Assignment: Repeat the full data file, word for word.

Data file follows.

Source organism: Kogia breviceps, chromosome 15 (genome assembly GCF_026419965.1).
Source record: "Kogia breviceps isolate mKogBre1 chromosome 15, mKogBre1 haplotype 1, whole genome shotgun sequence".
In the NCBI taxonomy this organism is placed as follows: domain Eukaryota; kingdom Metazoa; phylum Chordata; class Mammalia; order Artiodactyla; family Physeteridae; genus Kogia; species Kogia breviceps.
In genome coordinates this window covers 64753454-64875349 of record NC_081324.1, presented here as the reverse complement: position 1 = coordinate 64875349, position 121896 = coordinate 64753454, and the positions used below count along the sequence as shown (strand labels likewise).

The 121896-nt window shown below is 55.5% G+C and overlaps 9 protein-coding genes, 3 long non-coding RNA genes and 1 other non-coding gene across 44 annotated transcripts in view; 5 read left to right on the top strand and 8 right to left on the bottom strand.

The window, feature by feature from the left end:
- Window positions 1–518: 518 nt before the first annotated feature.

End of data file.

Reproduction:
Source organism: Kogia breviceps, chromosome 15 (genome assembly GCF_026419965.1).
Source record: "Kogia breviceps isolate mKogBre1 chromosome 15, mKogBre1 haplotype 1, whole genome shotgun sequence".
In the NCBI taxonomy this organism is placed as follows: domain Eukaryota; kingdom Metazoa; phylum Chordata; class Mammalia; order Artiodactyla; family Physeteridae; genus Kogia; species Kogia breviceps.
In genome coordinates this window covers 64753454-64875349 of record NC_081324.1, presented here as the reverse complement: position 1 = coordinate 64875349, position 121896 = coordinate 64753454, and the positions used below count along the sequence as shown (strand labels likewise).

The 121896-nt window shown below is 55.5% G+C and overlaps 9 protein-coding genes, 3 long non-coding RNA genes and 1 other non-coding gene across 44 annotated transcripts in view; 5 read left to right on the top strand and 8 right to left on the bottom strand.

The window, feature by feature from the left end:
- Window positions 1–518: 518 nt before the first annotated feature.